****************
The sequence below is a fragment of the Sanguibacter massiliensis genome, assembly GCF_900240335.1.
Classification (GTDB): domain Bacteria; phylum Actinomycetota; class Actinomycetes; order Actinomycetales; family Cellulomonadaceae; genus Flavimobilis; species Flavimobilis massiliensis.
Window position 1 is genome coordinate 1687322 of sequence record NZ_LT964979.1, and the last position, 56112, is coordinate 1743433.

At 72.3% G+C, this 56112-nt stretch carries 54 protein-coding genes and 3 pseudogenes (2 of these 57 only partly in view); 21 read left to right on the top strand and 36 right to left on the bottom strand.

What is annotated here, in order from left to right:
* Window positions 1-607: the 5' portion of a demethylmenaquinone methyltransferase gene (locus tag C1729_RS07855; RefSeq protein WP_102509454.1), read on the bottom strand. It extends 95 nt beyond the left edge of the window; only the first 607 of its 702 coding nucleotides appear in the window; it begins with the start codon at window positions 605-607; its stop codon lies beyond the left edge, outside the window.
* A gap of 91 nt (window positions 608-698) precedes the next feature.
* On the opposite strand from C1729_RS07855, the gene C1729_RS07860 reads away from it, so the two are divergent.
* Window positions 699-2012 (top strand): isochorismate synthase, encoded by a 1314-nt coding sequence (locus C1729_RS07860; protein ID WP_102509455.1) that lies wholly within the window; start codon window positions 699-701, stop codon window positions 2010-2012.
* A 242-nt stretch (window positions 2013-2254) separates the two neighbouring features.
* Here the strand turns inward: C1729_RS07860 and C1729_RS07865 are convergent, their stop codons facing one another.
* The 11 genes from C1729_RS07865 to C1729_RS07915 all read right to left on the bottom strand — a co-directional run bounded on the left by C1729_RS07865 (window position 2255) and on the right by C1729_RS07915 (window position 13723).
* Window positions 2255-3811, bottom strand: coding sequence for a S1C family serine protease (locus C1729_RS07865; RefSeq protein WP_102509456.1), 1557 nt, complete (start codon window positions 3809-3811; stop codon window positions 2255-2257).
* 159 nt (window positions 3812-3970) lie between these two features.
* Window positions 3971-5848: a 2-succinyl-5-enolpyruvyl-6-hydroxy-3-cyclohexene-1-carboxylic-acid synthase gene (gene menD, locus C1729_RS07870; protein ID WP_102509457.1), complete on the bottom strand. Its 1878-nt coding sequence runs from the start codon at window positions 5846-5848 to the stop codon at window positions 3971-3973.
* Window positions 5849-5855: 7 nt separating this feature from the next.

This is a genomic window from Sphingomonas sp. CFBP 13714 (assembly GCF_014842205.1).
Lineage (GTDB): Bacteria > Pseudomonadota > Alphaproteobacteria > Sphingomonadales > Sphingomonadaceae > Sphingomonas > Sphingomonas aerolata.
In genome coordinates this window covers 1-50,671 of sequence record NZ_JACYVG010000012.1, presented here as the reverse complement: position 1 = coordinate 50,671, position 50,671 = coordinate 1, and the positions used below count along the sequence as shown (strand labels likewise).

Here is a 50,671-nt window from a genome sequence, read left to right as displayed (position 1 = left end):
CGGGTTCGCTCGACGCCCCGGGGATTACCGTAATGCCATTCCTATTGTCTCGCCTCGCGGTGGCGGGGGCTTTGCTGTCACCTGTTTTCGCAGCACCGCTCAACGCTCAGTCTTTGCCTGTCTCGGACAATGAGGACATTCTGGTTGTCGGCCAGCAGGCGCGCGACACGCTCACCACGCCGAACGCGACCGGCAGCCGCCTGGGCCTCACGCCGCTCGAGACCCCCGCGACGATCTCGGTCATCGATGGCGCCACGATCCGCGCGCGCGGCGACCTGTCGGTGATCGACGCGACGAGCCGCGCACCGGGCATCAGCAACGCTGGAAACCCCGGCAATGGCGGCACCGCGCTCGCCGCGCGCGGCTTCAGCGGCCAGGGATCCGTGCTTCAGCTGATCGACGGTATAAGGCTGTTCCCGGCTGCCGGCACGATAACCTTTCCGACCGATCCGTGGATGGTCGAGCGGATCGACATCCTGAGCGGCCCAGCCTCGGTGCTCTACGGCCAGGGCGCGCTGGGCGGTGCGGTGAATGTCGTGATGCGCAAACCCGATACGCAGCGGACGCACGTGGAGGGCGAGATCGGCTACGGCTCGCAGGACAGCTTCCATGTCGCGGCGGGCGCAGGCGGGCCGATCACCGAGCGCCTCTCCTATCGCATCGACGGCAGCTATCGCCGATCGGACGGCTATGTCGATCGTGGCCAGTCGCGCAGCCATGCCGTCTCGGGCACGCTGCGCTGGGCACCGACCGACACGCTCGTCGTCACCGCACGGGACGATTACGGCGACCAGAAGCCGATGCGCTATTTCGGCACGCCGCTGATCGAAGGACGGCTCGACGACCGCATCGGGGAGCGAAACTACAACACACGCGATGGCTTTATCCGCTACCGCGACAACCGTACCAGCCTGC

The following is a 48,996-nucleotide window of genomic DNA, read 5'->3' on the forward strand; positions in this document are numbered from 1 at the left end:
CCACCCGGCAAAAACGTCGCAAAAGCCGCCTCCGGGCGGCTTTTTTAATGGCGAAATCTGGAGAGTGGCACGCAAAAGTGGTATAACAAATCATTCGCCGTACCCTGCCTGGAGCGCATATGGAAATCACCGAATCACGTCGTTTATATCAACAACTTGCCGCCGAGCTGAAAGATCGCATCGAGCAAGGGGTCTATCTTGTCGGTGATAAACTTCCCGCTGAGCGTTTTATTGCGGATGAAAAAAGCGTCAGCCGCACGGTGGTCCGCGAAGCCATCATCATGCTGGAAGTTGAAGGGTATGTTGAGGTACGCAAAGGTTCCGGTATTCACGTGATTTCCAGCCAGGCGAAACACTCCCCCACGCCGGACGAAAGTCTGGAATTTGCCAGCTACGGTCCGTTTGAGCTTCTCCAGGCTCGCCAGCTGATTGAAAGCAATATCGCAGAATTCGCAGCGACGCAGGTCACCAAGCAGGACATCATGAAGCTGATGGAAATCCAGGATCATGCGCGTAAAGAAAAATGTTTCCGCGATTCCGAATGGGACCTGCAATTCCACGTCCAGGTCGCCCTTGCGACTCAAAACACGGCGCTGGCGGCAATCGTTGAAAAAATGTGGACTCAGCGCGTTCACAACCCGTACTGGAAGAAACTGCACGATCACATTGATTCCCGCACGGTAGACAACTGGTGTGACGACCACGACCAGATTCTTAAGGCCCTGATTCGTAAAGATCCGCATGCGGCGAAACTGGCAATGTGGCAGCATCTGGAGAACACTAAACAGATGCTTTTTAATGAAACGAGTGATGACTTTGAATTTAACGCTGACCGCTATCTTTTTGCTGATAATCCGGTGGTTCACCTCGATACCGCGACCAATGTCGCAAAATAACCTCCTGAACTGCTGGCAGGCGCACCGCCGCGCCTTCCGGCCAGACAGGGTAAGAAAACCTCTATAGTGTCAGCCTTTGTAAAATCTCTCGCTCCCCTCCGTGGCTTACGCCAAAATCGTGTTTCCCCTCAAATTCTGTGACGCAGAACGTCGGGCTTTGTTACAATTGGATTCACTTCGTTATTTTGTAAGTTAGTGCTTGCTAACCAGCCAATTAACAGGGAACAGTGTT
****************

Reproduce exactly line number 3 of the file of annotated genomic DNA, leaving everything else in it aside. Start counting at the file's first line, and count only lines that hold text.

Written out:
Window position 1 is genome coordinate 1687322 of sequence record NZ_LT964979.1, and the last position, 56112, is coordinate 1743433.